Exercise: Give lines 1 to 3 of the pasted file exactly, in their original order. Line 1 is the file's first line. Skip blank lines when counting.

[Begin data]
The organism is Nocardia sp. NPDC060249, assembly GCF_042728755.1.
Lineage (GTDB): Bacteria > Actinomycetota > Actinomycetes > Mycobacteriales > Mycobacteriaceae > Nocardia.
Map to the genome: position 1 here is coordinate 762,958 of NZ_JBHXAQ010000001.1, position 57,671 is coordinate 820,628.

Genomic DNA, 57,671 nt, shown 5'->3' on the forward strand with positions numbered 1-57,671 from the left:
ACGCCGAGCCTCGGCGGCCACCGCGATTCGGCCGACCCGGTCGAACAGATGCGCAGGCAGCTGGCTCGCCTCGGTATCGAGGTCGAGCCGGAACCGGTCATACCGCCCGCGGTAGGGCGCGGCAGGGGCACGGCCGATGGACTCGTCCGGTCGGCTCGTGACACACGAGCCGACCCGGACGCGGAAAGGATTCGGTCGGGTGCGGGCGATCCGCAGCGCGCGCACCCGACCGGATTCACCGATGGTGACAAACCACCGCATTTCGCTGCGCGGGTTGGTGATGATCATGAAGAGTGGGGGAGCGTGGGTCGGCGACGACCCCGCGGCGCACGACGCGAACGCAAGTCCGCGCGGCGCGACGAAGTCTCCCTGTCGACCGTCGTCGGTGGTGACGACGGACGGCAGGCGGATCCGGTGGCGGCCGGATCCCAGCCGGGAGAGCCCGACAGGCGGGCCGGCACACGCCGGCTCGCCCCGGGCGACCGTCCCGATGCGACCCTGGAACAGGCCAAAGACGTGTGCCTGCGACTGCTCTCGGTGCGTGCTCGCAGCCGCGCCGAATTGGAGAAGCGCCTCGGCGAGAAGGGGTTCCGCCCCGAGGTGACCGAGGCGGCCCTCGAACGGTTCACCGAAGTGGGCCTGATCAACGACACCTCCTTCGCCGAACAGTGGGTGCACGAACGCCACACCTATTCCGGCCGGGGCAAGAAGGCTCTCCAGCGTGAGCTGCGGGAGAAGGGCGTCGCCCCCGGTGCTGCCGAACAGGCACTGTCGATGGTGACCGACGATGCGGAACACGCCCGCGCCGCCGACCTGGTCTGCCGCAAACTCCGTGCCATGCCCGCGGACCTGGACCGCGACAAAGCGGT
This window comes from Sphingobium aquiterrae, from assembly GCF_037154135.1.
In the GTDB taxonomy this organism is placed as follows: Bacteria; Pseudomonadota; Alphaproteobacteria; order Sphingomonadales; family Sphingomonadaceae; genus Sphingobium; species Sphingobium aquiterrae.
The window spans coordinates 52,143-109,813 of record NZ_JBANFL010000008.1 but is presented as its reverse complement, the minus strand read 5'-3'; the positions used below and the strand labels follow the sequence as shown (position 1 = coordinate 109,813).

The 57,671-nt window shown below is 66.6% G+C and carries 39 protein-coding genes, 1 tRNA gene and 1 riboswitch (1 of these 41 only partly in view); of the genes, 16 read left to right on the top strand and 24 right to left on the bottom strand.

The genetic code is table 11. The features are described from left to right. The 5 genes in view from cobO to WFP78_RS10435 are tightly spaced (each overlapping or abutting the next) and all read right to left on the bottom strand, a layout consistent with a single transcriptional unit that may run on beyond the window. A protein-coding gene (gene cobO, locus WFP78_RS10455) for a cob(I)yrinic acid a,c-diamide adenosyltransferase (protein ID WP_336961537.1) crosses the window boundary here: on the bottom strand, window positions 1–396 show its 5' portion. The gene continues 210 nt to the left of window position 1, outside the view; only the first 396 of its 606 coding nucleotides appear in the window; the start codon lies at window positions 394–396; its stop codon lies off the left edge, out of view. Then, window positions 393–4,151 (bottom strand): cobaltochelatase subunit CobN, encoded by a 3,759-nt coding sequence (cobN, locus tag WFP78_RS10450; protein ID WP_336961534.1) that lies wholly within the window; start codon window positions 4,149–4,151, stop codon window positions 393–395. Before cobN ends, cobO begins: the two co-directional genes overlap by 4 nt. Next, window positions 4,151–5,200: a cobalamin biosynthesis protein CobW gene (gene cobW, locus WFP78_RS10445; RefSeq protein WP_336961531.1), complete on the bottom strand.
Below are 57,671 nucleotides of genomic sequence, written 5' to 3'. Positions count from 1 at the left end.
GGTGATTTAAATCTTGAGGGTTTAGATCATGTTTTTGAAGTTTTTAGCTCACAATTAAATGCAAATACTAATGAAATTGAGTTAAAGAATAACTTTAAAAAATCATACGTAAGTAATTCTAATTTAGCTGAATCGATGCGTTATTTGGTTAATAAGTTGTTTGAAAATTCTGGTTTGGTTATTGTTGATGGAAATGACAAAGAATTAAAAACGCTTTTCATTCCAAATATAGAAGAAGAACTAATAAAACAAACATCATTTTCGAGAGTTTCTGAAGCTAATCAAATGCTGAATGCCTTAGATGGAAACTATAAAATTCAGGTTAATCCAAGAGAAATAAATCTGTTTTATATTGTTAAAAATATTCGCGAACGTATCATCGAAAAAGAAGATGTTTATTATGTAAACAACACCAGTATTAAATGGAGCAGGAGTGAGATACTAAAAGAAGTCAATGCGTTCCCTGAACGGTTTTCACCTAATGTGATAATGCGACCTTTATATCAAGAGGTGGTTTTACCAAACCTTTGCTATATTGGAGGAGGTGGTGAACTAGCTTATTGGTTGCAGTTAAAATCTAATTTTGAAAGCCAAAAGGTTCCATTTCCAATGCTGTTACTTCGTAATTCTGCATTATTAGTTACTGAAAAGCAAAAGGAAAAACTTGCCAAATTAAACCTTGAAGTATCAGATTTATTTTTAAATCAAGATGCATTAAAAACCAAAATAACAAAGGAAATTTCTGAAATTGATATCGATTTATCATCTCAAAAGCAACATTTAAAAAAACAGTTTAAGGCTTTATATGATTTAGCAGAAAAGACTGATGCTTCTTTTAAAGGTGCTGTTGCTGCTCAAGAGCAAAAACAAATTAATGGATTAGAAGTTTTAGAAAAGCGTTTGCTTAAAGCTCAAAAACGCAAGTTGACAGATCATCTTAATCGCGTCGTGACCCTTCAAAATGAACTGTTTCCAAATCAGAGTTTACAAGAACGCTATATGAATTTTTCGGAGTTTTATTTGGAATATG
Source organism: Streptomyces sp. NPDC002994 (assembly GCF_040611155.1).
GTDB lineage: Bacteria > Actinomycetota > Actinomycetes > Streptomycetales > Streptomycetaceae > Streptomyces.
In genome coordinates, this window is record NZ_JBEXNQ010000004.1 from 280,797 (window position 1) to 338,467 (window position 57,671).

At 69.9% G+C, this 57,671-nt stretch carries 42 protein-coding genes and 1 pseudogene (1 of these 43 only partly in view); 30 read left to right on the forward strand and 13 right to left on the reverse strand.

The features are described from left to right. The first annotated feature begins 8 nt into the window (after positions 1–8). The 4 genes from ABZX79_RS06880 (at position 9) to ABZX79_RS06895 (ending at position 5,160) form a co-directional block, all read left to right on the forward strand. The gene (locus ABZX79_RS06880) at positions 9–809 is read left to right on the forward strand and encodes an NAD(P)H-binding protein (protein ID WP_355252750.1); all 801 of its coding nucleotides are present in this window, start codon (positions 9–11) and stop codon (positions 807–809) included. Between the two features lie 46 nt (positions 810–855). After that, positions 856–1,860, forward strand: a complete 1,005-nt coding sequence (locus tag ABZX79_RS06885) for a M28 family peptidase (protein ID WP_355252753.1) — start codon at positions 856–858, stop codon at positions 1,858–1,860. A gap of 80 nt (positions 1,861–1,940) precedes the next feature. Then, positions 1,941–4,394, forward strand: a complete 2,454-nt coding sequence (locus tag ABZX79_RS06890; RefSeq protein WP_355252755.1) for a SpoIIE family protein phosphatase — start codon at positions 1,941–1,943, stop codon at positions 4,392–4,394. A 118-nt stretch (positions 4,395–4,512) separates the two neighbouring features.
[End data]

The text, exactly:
The organism is Nocardia sp. NPDC060249, assembly GCF_042728755.1.
Lineage (GTDB): Bacteria > Actinomycetota > Actinomycetes > Mycobacteriales > Mycobacteriaceae > Nocardia.
Map to the genome: position 1 here is coordinate 762,958 of NZ_JBHXAQ010000001.1, position 57,671 is coordinate 820,628.